The Joy of Box

Posted on by Lauren MacCarthy.

by Andy King, Senior Curator for Industrial and Maritime History

At first glance (and second and third!) there’s nothing very sexy about shipping containers.

Big, anonymous (apart from the name of an equally anonymous shipping company on its side), and so common, it’s hard to think of these as the motor of global trade and the way we all live now.

But that’s what they are – without them and the transport system that they facilitate, almost everything that we take for granted would be scarcer and more expensive. 90% of Britain’s imports arrive by sea and about 90% of these come in ‘boxes’.

This year at Docks Heritage Weekend, we’re marking the 60th anniversary of the world’s first modern container ship and the 50th anniversary of the first purpose-made container berth in Bristol.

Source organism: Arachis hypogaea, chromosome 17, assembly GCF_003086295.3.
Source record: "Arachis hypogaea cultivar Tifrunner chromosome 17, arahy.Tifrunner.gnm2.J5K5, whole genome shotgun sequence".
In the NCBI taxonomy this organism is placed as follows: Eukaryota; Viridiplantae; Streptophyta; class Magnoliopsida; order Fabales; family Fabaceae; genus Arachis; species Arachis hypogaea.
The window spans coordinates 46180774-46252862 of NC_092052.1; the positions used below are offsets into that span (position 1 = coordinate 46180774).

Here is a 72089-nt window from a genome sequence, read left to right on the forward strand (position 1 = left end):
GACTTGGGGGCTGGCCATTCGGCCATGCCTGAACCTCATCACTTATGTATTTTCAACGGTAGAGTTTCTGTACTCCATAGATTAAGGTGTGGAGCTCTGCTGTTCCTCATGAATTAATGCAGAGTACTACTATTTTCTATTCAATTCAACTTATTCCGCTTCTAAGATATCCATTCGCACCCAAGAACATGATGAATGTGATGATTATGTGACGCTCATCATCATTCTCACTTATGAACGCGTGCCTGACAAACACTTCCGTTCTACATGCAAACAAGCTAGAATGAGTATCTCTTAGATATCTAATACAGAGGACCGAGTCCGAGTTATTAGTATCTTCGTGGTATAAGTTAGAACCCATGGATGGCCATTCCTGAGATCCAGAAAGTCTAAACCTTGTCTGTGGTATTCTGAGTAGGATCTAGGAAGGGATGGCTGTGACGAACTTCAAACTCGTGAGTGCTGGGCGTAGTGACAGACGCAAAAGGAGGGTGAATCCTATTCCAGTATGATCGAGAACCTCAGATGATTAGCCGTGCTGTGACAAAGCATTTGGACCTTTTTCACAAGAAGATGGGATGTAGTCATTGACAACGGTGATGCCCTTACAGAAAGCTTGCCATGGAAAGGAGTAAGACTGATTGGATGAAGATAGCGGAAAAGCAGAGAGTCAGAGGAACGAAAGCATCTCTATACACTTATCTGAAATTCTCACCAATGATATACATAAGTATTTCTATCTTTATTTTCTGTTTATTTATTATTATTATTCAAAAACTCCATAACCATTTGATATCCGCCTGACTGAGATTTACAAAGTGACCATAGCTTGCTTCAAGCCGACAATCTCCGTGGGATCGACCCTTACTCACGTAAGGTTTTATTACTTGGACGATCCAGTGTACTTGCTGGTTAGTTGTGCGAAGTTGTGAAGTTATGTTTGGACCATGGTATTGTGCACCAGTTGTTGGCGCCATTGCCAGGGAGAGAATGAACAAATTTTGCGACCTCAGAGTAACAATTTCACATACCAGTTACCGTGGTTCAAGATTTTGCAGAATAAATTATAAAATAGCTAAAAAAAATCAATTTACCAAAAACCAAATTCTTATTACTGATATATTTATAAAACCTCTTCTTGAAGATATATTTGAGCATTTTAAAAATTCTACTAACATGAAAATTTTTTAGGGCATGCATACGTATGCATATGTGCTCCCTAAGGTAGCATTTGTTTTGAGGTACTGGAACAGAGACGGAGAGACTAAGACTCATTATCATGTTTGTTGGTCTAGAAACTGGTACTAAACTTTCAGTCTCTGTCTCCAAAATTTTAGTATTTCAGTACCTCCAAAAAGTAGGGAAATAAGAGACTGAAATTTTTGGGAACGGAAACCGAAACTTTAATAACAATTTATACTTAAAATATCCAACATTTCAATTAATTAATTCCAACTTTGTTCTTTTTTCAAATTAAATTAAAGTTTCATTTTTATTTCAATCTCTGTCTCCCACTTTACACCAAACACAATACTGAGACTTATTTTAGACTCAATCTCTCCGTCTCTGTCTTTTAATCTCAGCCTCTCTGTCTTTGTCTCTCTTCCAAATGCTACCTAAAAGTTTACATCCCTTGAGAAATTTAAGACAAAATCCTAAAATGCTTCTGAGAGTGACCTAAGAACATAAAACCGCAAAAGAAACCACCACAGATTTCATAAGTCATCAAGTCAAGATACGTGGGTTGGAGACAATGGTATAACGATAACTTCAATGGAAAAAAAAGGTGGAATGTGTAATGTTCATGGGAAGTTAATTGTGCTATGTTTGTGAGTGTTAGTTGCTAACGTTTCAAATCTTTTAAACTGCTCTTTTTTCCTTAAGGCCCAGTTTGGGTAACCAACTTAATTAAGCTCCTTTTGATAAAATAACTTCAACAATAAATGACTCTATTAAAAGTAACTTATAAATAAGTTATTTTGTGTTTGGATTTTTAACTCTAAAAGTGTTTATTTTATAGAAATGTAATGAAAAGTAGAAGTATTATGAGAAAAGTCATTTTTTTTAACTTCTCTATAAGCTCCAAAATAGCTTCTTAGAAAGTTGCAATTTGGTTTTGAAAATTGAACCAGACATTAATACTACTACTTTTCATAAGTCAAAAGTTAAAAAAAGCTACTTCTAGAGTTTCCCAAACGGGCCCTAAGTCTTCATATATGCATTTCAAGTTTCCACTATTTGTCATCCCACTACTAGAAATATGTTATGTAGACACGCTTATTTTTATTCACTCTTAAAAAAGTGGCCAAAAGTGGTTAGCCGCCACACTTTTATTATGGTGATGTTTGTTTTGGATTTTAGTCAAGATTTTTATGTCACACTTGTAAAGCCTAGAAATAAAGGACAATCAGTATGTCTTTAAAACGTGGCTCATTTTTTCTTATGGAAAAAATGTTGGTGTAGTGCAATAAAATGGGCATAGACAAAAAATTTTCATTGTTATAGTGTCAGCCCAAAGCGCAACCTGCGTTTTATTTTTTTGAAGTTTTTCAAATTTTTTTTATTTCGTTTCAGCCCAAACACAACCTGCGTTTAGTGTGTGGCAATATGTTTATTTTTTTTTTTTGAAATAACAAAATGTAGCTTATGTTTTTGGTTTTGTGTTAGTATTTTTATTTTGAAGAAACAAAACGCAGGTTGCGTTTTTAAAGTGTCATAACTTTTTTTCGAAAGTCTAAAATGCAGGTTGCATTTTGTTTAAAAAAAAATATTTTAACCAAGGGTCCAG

Black and white image of the first purpose-made container berth in BristolBy happy coincidence, this was at the end of
M Shed in what is now Museum Square. It only lasted a few years, until a bigger berth became available at Avonmouth, but that’s where the start was made.

Bristol hasn’t become a major container port, partly because of the massive increase in the size of the ships in the trade, but there is regular container traffic between Avonmouth and Ireland and a future proposal for a deep-water terminal in the river Severn outside.

There’s still evidence of containers everywhere – they’re reused as offices at Temple Meads,
shops in the new Wapping Wharf CARGO development behind M Shed and even as homes. In this guise the glamour of them becomes more apparent.

So why not pop down to Docks Heritage Weekend and find out more, alongside the more traditional ways of handling cargo in the old City Docks.

Docks Heritage Weekend takes place on 1 – 2 October at M Shed and Underfall Yard.

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